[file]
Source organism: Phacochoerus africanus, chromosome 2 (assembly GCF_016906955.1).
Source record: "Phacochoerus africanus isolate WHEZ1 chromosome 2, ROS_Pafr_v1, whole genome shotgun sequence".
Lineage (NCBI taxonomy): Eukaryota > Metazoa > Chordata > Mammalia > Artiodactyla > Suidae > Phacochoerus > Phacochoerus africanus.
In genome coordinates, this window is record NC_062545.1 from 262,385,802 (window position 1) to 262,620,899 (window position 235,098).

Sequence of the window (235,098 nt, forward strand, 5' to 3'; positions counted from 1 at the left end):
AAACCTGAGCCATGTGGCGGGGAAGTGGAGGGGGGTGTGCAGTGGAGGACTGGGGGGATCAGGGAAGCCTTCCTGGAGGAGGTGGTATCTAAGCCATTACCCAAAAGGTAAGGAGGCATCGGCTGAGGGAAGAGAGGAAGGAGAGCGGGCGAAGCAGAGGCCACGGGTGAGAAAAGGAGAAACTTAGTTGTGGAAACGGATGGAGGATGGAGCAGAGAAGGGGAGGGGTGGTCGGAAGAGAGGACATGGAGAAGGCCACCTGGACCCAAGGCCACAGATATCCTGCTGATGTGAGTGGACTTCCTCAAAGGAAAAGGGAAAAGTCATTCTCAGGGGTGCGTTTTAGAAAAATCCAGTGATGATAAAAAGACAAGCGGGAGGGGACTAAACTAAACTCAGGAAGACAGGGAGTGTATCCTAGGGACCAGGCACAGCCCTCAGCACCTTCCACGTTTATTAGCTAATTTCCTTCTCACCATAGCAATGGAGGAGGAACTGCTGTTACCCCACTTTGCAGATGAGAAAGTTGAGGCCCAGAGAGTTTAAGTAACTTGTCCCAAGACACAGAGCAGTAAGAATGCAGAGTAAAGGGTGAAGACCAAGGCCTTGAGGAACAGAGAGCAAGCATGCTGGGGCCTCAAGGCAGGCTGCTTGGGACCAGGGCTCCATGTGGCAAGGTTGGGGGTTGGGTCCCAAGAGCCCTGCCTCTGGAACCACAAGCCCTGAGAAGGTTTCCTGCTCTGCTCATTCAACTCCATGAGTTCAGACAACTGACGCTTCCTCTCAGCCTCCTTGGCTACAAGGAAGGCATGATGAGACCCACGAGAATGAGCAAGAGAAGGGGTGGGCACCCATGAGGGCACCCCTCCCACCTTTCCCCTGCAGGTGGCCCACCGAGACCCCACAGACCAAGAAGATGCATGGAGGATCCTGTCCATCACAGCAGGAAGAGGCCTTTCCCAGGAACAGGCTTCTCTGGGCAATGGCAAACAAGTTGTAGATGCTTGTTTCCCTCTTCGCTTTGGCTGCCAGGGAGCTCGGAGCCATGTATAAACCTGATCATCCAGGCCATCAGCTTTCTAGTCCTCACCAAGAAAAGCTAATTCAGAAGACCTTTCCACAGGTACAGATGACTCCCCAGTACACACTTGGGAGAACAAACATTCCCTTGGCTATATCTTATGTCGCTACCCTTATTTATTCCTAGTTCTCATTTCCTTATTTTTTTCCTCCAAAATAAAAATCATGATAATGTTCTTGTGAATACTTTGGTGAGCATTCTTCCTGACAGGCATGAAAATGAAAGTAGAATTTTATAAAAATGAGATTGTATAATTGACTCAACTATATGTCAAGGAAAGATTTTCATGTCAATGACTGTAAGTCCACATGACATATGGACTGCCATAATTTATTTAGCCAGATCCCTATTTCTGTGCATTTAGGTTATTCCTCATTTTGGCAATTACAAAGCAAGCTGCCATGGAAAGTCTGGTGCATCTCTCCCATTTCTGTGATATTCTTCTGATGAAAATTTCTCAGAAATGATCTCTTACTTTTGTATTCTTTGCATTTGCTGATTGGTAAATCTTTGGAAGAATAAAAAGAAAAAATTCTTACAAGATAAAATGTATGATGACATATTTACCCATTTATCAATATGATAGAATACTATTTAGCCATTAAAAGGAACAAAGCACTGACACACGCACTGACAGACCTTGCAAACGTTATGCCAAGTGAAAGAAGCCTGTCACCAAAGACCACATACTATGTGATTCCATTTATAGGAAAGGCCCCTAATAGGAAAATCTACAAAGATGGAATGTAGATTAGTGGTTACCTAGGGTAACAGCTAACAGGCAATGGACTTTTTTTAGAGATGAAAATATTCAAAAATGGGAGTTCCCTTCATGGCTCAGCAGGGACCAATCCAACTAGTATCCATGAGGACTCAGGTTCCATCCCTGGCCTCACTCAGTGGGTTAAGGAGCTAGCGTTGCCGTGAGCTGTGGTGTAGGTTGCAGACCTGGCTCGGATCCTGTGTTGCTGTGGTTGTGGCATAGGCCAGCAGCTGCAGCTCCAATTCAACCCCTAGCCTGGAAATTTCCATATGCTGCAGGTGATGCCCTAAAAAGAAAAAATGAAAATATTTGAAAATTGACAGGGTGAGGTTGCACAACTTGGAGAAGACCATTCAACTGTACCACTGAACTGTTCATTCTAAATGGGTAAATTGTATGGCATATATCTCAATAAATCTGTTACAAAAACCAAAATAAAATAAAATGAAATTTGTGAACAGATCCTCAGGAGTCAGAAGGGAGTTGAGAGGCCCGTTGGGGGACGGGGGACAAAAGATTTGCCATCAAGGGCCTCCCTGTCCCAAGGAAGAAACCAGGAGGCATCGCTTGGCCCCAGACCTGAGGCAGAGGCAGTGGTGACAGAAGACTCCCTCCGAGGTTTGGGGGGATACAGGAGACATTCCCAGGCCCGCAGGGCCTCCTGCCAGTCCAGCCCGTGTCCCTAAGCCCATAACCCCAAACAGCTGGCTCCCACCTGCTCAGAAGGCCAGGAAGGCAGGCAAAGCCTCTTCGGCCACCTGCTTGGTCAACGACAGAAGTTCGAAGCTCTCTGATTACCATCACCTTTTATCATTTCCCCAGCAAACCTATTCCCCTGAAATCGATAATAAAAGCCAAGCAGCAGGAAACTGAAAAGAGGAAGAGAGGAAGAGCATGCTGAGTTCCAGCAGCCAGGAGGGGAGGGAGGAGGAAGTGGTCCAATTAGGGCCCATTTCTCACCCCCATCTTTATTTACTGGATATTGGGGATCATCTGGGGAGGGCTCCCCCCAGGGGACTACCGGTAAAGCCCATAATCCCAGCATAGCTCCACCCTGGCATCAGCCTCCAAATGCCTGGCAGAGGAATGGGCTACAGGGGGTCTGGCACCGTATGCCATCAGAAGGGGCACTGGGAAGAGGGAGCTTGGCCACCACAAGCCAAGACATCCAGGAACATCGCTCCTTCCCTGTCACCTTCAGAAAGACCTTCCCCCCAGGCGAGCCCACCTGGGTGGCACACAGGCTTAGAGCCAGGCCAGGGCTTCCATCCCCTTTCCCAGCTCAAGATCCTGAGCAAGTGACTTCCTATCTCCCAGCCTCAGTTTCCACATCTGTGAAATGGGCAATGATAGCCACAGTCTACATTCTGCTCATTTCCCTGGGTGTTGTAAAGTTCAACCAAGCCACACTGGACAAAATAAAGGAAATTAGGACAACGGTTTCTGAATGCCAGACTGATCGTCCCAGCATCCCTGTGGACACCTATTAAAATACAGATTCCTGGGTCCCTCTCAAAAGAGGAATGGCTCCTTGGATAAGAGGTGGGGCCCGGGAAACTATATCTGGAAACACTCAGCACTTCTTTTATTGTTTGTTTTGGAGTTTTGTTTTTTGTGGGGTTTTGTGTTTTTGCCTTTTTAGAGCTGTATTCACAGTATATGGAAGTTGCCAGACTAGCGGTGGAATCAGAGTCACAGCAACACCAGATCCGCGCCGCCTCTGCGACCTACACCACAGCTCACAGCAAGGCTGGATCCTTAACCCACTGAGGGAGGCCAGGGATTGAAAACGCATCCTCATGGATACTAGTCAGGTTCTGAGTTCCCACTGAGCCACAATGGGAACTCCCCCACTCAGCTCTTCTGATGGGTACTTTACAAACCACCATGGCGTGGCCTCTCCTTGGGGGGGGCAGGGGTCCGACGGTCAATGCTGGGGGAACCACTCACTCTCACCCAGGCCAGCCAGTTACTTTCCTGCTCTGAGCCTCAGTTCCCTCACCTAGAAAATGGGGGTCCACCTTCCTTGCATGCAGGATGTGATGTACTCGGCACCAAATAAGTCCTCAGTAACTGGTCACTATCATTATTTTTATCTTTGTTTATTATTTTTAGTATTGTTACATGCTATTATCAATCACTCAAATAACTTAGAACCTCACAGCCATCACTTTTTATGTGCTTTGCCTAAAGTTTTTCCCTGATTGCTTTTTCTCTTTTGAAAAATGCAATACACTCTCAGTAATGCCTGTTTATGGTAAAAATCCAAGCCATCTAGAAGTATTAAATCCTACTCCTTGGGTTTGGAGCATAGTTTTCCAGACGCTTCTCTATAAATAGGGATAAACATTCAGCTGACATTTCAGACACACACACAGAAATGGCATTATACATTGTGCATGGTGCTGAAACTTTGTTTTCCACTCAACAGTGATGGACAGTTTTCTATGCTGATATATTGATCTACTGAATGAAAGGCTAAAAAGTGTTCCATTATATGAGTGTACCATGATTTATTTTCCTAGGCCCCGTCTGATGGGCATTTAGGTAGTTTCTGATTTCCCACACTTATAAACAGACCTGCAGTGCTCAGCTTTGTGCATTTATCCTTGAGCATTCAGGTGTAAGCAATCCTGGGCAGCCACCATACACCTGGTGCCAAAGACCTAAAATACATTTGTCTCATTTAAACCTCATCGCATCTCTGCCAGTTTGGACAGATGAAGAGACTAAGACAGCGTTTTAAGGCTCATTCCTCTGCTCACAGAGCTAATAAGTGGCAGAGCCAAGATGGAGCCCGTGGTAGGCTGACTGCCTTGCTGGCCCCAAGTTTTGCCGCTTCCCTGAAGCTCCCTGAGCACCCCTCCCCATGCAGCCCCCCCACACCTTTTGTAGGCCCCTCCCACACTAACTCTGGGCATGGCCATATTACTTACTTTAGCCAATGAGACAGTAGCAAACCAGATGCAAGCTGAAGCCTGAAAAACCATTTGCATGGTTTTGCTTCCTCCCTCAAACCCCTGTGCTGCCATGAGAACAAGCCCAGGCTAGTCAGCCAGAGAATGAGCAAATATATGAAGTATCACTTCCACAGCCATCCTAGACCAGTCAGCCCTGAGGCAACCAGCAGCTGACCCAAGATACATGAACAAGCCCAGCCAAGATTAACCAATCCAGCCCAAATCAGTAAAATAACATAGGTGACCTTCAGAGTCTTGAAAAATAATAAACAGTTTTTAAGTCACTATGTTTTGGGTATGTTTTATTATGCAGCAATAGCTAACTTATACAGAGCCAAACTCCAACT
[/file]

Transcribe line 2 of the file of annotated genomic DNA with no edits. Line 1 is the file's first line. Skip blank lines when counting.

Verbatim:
Source record: "Phacochoerus africanus isolate WHEZ1 chromosome 2, ROS_Pafr_v1, whole genome shotgun sequence".